NEW DELHI: Gold smugglers are resorting to increasingly desperate measures to get the metal past customs, Indian officials say, after nearly a dozen people were caught with bullion stashed in their rectums.
India is the world's second-largest consumer of gold and smuggling has been increasing since duties were raised on the precious metal, an essential part of religious festivals and weddings.
Customs officials acting on a tip-off Sunday (Oct 8) detained a group of crafty gold mules as their plane from Sri Lanka touched down in the southern city of Madurai.
"Eleven passengers had concealed some 32 to 50 grams (1.1 to 1.8 ounces) each in their rectums. Another 17 had hidden gold in their luggage," a senior Directorate of Revenue Intelligence official told AFP on condition of anonymity.
The value of the haul was more than 30 million rupees (US$500,000), he added.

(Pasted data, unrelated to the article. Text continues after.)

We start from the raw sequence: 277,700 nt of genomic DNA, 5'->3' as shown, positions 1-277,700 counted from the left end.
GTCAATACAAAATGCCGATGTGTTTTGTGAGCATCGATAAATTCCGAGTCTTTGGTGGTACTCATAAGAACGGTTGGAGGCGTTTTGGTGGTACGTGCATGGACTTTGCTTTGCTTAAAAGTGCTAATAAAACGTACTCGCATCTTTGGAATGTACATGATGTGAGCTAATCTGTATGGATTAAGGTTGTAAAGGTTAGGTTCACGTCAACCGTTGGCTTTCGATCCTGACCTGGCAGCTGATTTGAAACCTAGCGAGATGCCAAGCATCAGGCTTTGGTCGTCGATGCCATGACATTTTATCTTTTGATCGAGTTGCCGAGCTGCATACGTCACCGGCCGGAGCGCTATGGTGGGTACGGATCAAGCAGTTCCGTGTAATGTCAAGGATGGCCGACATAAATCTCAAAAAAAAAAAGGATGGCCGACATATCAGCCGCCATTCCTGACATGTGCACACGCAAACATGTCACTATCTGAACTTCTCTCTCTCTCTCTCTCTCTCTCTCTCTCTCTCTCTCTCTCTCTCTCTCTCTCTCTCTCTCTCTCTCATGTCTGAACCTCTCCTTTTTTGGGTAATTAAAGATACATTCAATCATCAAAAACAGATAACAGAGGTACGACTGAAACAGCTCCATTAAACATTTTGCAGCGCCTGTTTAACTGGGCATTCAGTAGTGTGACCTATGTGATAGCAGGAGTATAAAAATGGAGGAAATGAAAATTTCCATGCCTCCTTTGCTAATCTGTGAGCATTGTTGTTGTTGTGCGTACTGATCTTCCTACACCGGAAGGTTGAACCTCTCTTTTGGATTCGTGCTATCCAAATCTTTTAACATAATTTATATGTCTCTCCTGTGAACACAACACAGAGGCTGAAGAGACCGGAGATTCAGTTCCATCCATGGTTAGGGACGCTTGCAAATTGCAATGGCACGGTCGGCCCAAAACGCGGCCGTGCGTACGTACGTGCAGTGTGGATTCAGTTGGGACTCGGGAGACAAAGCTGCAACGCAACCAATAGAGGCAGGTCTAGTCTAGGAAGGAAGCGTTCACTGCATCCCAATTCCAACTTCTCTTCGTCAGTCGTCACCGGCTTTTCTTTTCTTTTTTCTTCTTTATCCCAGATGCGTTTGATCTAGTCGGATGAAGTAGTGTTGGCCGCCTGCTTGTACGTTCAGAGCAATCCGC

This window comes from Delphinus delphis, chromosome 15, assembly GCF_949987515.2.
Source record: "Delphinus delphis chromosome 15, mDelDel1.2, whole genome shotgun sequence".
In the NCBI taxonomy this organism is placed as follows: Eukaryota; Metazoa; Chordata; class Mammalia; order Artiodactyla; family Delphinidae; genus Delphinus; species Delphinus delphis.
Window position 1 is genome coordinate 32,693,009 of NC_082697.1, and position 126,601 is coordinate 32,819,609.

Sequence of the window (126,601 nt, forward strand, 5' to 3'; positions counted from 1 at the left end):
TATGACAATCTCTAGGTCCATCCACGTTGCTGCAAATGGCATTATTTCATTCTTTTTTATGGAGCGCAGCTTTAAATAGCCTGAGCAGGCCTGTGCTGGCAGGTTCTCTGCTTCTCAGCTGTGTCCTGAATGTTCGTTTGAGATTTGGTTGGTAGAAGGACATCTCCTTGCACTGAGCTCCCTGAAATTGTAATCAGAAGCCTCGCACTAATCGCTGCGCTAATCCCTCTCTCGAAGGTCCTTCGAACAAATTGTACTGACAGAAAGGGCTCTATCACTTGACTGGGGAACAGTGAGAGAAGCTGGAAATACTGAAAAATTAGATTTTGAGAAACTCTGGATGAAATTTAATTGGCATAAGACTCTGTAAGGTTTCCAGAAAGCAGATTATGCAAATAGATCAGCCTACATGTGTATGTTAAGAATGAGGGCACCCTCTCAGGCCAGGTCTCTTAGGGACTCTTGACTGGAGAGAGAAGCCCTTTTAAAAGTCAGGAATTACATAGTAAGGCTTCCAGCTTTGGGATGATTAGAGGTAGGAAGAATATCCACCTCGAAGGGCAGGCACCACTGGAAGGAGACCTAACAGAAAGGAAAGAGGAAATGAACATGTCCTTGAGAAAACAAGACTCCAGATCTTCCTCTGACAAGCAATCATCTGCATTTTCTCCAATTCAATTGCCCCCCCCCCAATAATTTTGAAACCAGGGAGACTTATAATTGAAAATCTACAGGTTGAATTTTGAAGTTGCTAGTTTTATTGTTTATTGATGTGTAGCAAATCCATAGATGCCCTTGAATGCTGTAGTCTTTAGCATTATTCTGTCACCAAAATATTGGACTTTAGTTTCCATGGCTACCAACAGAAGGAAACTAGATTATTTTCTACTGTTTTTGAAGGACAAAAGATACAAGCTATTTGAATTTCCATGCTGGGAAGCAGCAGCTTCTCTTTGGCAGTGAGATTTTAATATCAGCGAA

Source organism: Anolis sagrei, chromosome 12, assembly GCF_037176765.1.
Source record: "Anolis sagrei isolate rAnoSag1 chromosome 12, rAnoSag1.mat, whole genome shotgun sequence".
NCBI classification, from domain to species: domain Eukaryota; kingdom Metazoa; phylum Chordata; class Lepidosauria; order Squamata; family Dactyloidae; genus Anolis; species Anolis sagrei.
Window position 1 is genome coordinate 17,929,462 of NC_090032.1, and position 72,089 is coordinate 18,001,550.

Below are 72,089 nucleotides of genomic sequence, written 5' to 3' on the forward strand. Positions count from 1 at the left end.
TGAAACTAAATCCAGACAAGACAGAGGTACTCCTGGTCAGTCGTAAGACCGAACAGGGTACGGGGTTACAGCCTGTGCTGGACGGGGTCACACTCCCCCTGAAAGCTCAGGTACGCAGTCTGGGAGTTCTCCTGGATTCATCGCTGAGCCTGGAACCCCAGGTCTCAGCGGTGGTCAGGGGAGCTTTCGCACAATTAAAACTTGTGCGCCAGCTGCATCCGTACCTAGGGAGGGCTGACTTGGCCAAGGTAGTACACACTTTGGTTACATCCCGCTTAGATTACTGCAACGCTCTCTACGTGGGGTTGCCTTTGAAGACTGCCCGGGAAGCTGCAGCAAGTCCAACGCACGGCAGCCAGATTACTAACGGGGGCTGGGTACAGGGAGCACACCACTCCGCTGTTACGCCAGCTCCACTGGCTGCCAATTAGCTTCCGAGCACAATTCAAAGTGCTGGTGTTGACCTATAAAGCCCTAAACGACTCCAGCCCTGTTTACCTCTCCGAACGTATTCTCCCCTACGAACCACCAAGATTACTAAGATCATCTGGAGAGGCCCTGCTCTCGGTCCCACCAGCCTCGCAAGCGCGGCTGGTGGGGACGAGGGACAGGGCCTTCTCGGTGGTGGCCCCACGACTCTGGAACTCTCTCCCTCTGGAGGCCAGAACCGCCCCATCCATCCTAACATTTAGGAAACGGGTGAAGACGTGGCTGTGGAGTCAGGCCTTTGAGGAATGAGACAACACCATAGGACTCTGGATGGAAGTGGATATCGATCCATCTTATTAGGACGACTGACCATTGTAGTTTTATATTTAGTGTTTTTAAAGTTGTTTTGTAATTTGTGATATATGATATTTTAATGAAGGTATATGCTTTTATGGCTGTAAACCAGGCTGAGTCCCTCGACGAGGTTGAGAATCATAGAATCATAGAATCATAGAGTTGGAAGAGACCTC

Demand for gold peaks in the final months of the year as the wedding season gets going and preparations are made for the major Hindu festivals of Diwali and Dussehra.
There has been a rise in smuggling since duties on gold were raised in 2013. But secreting the valuable metal inside a body cavity has really only caught on recently, officials say.
"It seems to be a new trend that has caught up in the last 7 to 8 months. Since the amounts of gold are not huge, it is easier for them to escape detection," the customs official said.
The bars are usually wrapped in plastic and shaped like a battery to ease insertion and removal, he said.
"They stuff it in on boarding, and then take it out so it is not uncomfortable during the flight. Just before disembarking the plane, they put it back there again," he said.
"All this is done meticulously so as not to cause any bruise or injury."
The World Gold Council estimates smuggling networks imported up to 120 tonnes of gold into India in 2016.
Bangladesh has emerged as a major route for smuggled bullion into neighbouring India, with authorities seizing a record 1.5 tonnes at airports in the past three years and arresting more than 100 people.
Smugglers have become more creative as their schemes have been uncovered, with authorities discovering gold bars sewn in clothes or hidden inside traffickers' bodies and some using wheelchairs to conceal their illicit cargo.